Friday, March 31, 2017

Book review: "The Woman in Cabin 10" by Ruth Ware

I've read 2 super-hyped thrillers in a week, and they are both very different, and interesting for their diverse settings. Woman in Cabin 10 was one of them.

Here's the Goodreads synopsis:

In this tightly wound story, Lo Blacklock, a journalist who writes for a travel magazine, has just been given the assignment of a lifetime: a week on a luxury cruise with only a handful of cabins. At first, Lo’s stay is nothing but pleasant: the cabins are plush, the dinner parties are sparkling, and the guests are elegant. But as the week wears on, frigid winds whip the deck, gray skies fall, and Lo witnesses what she can only describe as a nightmare: a woman being thrown overboard. The problem? All passengers remain accounted for—and so, the ship sails on as if nothing has happened, despite Lo’s desperate attempts to convey that something (or someone) has gone terribly, terribly wrong…

With surprising twists and a setting that proves as uncomfortably claustrophobic as it is eerily beautiful, Ruth Ware offers up another intense read.

Honestly I don't know if I would have picked up this book if it was in a different setting. A lot of the action takes place on an itty bitty luxury yacht, which made me think back fondly on mine and Quinn's time on our European River Cruise. That was a small boat, but it held 92 people as oppose to the book's boat - 20 people.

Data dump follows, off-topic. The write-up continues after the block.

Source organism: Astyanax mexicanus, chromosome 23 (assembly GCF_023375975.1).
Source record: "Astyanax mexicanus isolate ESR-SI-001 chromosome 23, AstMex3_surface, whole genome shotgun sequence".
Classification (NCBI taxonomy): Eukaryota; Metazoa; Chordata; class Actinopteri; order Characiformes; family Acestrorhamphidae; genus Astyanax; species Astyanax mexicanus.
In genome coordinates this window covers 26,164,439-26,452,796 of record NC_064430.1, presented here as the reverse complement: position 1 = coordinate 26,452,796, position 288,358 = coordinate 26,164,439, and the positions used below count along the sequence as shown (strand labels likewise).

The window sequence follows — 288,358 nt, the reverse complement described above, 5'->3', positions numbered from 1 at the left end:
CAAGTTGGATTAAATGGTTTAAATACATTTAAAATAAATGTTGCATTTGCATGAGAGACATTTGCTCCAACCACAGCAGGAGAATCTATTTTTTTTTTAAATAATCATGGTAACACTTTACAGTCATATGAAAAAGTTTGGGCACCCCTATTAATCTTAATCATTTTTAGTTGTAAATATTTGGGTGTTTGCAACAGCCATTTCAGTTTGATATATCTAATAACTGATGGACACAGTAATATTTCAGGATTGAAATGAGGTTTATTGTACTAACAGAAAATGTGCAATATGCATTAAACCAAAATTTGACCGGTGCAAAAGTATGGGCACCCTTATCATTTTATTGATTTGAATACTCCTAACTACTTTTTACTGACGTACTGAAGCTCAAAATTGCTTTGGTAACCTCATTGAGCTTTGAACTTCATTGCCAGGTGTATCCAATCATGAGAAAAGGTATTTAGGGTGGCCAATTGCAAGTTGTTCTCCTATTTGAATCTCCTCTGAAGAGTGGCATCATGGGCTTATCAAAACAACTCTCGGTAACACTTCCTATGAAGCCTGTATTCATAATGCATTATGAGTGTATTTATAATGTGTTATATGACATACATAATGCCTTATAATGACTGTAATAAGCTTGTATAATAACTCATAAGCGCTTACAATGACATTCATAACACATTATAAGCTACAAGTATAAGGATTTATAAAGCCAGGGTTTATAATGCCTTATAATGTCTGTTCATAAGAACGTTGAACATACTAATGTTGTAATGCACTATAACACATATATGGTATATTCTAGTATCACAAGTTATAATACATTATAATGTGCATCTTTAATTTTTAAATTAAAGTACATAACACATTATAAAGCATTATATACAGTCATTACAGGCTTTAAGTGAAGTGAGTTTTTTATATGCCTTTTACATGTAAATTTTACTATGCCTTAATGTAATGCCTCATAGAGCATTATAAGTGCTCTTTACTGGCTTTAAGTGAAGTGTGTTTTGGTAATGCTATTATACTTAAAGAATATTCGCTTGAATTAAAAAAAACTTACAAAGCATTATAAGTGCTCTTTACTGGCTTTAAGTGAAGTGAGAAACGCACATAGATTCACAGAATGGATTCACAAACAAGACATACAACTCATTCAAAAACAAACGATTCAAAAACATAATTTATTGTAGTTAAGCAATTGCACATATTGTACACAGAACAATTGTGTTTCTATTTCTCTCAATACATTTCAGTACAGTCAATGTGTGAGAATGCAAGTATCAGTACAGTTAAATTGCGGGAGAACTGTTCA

Here's the few things that made me like this book a little bit less:
-Felt like the ending was really rushed. Sloooooow beginning, good middle, super rushed end.

-Plot holes: there were some things that felt like significant events that just got brushed away with little or no information and I think that might also tie into the rushed end. 

-Unreliable Narrator: This is strictly a person preference but I am always wary of unreliable narrators. Our main character maaay have a drinking problem, and is on some medication to address some depression so when she tells people that she's witnessed something terrifying they don't quite believe her as much as when she told the story before they new about the booze and the pills.
Here's what I liked:
-The setting: as I said before, the boat intrigued me

-It had some epistolary moments which I always think add some texture to a book.

If you like mysteries and need a good vacation read you could certainly do worse than this one!



Tuesday, March 28, 2017

Book review: "How to Pack: Travel Smart for Any Trip" by Hitha Palepu

If you have hung around the blog for any amount of time, you probably have figured out that I love to travel! Though I am always worried that I have never packed enough of the right thing, or too much of the wrong thing. So I'm always on the lookout for books that might help me with that paranoia of mine!


First of all this is a book with a totally fitting and adorable cover.

Secondly, I like that she gives packing tips for different types of personalities. Like, do you just throw in everything willy nilly and not know what you don't have until you have to find a Walgreens in Edinburgh to get some toothpaste. She suggests the packing list.